Happy just to hold the hands I love watching this Gordon Lightfoot concert on a winter night
A 1972 BBC TV special captures Gordon Lightfoot’s in his prime with his best songs.
This BBC program titled “Gordon Lightfoot In Concert” aired on January 22, 1972 at 11 PM. It was actually taped in the spring of 1971 before “Summer Side Of Life” was released.
At the time of the taping, Lightfoot had international success as a singer songwriter of folk ballads. A year later he had health problems with Bell’s Palsy that took him off the road temporarily. After that he started to enjoy “star” success.
Gordon Lightfoot was a great song writer in the “folk” tradition, although he was no purist. He always travelled with electric bass and acoustic lead guitar backing. Later he added steel guitar, although not in this concert. Lightfoot had musical training and if you try to learn his songs you realize he was doing more than creating 3 chord wonders.
Gordon Lightfoot was and remains one of my favorite artists. I followed everything he did back in the 1960s and 1970s, have all his albums then CDs and his songbooks. This video reminds me of the concert we attended at Place Des Arts in Montreal and another in Wolfville, NS at Acadia University.
While Lightfoot toured extensively, he was never really comfortable on stage. Like many performers, he would get up, do his songs perfectly, make a few off-handed remarks and that was it. The first part of the video is like that. He does try a little patter in the second half.
Despite that little niggle, the performance is pure Gordon Lightfoot and the only one I have seen of this quality from the era. I ordered the DVD from the UK and can’t wait to see it on a big screen TV. Most Blu-Ray players will upscale 480 p DVD’s to 720 or 1080 so the visual experience should be fantastic.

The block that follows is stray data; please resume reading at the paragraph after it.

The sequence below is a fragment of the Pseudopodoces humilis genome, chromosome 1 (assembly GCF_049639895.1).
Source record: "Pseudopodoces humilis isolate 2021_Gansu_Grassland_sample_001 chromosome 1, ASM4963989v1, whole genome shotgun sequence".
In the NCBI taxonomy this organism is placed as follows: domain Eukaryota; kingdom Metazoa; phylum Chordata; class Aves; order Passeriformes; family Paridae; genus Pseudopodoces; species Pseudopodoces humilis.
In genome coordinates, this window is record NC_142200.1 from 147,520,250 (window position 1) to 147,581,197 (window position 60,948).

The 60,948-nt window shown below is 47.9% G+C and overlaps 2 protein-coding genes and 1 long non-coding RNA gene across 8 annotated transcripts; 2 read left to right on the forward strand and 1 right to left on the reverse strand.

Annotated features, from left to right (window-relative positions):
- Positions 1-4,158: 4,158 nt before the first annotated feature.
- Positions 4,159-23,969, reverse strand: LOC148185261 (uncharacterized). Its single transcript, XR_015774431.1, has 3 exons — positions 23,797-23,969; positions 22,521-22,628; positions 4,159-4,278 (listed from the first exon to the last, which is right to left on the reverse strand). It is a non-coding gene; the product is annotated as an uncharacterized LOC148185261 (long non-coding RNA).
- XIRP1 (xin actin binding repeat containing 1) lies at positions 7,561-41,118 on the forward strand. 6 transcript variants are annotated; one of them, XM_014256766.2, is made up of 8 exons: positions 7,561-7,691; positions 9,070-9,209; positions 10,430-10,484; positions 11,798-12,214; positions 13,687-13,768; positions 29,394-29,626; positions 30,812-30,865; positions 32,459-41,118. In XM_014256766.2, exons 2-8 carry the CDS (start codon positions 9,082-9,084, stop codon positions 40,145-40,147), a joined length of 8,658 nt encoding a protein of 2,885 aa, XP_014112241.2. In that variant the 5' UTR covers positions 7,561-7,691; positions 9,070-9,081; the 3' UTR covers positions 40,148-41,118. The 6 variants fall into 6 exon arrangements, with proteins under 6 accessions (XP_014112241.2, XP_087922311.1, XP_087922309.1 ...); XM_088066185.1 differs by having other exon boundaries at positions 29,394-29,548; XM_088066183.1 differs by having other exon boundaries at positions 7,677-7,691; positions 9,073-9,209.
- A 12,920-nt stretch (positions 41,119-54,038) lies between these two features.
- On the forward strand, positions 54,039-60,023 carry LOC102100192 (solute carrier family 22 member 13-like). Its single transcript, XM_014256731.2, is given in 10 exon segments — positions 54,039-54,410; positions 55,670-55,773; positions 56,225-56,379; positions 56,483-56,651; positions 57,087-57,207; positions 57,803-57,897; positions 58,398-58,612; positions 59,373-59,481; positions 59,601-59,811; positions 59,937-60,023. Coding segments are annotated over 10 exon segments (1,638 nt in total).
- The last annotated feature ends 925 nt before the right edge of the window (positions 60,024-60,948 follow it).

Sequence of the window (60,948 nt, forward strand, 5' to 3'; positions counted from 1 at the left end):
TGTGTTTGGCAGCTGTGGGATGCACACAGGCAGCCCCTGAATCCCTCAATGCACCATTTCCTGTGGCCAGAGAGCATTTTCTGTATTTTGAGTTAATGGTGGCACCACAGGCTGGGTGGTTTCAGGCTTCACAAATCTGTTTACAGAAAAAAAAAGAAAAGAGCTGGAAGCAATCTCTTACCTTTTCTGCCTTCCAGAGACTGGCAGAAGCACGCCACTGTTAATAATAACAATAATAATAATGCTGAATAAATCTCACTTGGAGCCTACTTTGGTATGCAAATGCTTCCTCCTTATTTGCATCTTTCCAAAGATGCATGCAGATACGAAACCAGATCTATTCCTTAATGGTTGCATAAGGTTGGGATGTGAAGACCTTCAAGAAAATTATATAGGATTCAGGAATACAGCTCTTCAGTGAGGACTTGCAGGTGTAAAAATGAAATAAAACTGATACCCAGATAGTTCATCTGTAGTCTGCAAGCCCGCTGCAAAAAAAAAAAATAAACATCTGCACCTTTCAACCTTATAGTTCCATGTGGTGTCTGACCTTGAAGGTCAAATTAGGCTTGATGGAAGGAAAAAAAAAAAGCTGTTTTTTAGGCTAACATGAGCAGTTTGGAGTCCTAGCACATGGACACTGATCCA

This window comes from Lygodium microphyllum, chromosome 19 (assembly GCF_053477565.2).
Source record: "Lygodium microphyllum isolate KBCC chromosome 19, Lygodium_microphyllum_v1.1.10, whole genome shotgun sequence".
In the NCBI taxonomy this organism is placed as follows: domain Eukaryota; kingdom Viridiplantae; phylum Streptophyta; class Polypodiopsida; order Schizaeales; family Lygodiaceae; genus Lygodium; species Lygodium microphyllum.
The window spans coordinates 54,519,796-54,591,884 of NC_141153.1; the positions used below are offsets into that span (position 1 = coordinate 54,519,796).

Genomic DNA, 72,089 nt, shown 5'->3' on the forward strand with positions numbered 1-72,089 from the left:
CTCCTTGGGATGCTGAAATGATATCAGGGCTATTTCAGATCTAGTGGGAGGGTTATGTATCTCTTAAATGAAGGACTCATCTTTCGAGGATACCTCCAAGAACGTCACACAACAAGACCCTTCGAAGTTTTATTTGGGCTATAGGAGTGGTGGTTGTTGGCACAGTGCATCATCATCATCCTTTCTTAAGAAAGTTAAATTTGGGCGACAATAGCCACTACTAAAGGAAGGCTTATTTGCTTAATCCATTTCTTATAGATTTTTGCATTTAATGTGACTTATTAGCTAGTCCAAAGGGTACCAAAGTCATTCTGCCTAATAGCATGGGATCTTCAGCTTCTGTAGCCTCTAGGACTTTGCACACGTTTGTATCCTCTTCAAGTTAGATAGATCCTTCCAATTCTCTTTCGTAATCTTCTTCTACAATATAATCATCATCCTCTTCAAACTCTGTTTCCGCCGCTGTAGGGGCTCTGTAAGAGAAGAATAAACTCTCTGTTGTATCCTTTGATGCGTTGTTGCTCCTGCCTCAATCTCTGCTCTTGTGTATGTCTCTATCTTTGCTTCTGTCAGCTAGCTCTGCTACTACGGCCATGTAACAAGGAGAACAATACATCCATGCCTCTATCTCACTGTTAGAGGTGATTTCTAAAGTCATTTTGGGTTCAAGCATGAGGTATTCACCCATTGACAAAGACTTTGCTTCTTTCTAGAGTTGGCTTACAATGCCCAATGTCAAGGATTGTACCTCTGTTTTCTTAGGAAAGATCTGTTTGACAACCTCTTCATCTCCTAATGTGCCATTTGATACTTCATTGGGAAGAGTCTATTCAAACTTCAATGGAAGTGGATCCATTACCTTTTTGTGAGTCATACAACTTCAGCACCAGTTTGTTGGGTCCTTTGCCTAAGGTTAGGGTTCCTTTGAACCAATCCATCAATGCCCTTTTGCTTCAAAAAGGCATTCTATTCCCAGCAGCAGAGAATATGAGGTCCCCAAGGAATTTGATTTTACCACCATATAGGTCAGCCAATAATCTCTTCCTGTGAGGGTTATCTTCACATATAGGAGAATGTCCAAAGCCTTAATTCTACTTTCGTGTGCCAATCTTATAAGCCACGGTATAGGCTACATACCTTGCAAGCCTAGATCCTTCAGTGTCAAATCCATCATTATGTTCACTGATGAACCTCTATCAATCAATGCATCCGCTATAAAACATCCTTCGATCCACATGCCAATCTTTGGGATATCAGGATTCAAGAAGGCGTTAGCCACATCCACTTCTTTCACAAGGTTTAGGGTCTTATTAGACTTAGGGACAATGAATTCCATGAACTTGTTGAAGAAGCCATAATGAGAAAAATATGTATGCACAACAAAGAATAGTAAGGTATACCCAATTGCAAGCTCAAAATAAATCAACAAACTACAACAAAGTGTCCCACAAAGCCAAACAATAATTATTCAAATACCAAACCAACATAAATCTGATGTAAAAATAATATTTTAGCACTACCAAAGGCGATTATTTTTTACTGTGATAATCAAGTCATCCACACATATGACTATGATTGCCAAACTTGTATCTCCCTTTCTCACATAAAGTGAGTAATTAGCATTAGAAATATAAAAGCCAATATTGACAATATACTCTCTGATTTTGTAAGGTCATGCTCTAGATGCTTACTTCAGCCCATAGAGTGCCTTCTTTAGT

Do you have a favourite Lightfoot concert or video?
Gordon Lightfoot’s songs
Gordon Lightfoot’s songs are a mixture of Canadiana like “Steel Rail Blues”, “Nous Vivons Ensemble” perhaps one of the most well-meaning but immature approaches to Quebec Separatism, and of course “Canadian Railroad Trilogy” and ballads.
Lightfoot has a high, unmistakable tenor voice. His backing on this video are his old band mates, the impeccable guitarist Red Shea, who died in 2008, and Rick Haynes who still plays for Lightfoot. See Six Degrees of Separation From Gordon Lightfoot.
The set list from the BBC show is almost perfect. I would really like to see him singing “Song For A Winter’s Night” so I put the video here. Isn’t that perfect?
“Song for A Winter’s Night”
BBC Concert – Gordon Lightfoot
Summer Side Of Life
That’s What You Get For Loving Me
Affair On Eighth Avenue
If You Could Read My Mind
Steel Rail Blues
Your Loves Return
Ten Degrees And Getting Colder
Early Morning Rain
Farewell Nova Scotia
Me And Bobby McGee
Nous Vivons Ensemble
Minstrel Of The Dawn
Talking In Your Sleep
Canadian Railroad Trilogy
If we are to believe our eyes, the BBC has a treasure trove of music. In the UK one can subscribe to BBC four.
There are several websites devoted to Gordon Lightfoot including this one that has his domain name Gordon Lightfoot and Folk Music, Lightfoot!, and Gordon Lightfoot Biography – The Man And His Music,
A New Zealander posted a lengthy review of the concert on his website and if you check the Amazon.com link, it has reviews as well.
This was a goldmine for fans of the era and one of the highlights was Canadian legend Gordon Lightfoot performing his signature song (well, one of them anyway), If You Could Read My Mind.
The Beeb have gone one better this week and re-broadcast the full concert this was lifted from (originally broadcast in two parts in early 1972) and it’s one of the best things I’ve ever seen on the telly.
Filmed in front of a small studio audience (due to the technical limitations of the day most of the audience are seated behind the performers) and capturing Lightfoot at the beginning of his international success, but before Sundown catapulted him to superstardom, the concert mainly focuses on his first two albums for Reprise – If You Could Read My Mind (or Sit Down Young Stranger as it was originally titled before the single took off unexpectedly) and the then-forthcoming Summer Side of Life (Gord notes, ‘This album isn’t out yet’ before launching into Summer Side’s opener Ten Degrees and Getting Colder).
It was still a few years before Lightfoot would add a drummer to his live band (and even longer before a keyboardist joined the fray), so this is real folk trio stuff, with just Lightfoot on 6 and 12 string guitars, Rick Haynes on bass (who remains Lightfoot’s bassist to this day) and the late Red Shea on lead guitar. Sadly very little of Shea’s fretwork is captured for the camera, but the sound is very good and his playing is as impeccable as his reputation. (See Uncle Unkool’s Musical Musings Review for the complete review.)